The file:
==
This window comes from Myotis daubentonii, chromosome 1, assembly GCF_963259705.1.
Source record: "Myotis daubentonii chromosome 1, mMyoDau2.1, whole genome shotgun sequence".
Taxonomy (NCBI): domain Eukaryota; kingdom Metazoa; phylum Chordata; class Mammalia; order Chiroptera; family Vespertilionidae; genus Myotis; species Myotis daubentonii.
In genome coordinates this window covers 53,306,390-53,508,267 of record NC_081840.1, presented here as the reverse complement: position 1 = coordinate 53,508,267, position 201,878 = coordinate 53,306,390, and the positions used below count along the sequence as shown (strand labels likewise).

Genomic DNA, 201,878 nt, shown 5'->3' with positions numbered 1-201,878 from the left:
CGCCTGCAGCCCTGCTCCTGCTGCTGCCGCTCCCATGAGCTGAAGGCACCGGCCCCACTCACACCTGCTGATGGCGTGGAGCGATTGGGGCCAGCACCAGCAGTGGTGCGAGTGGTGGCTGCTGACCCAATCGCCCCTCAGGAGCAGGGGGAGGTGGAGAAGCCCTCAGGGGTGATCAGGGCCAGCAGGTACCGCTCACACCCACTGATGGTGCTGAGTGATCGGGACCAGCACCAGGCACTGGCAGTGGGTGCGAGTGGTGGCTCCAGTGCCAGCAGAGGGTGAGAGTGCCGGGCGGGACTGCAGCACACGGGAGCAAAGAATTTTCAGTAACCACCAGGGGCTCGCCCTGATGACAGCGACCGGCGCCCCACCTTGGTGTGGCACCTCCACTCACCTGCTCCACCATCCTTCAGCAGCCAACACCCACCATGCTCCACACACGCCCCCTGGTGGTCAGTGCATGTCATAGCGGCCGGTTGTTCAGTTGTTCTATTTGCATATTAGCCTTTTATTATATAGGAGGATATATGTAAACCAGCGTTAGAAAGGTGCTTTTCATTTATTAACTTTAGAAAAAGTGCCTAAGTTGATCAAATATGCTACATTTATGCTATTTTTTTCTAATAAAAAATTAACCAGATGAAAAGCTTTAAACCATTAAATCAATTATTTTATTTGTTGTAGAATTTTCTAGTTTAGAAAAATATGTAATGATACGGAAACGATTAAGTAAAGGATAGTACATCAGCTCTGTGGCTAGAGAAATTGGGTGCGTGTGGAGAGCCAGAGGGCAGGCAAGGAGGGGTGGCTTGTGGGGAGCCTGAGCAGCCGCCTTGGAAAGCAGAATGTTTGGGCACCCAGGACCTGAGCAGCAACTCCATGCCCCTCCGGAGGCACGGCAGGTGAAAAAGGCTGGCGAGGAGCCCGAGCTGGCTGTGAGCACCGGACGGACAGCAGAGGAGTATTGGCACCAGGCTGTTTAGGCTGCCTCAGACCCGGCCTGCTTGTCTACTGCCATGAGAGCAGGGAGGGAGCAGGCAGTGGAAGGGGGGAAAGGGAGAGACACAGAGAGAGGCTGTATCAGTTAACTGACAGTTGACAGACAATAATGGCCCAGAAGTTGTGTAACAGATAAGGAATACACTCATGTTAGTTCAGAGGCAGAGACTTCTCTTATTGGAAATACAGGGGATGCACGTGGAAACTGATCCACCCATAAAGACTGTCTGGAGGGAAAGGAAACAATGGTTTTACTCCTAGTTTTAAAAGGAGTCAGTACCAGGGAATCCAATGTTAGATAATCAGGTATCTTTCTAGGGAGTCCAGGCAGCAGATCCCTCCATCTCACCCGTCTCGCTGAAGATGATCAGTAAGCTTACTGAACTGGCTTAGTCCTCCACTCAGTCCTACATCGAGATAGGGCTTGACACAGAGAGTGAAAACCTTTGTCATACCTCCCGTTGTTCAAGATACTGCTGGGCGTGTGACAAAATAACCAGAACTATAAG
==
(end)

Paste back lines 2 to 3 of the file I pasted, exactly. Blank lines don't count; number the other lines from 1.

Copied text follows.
Source record: "Myotis daubentonii chromosome 1, mMyoDau2.1, whole genome shotgun sequence".
Taxonomy (NCBI): domain Eukaryota; kingdom Metazoa; phylum Chordata; class Mammalia; order Chiroptera; family Vespertilionidae; genus Myotis; species Myotis daubentonii.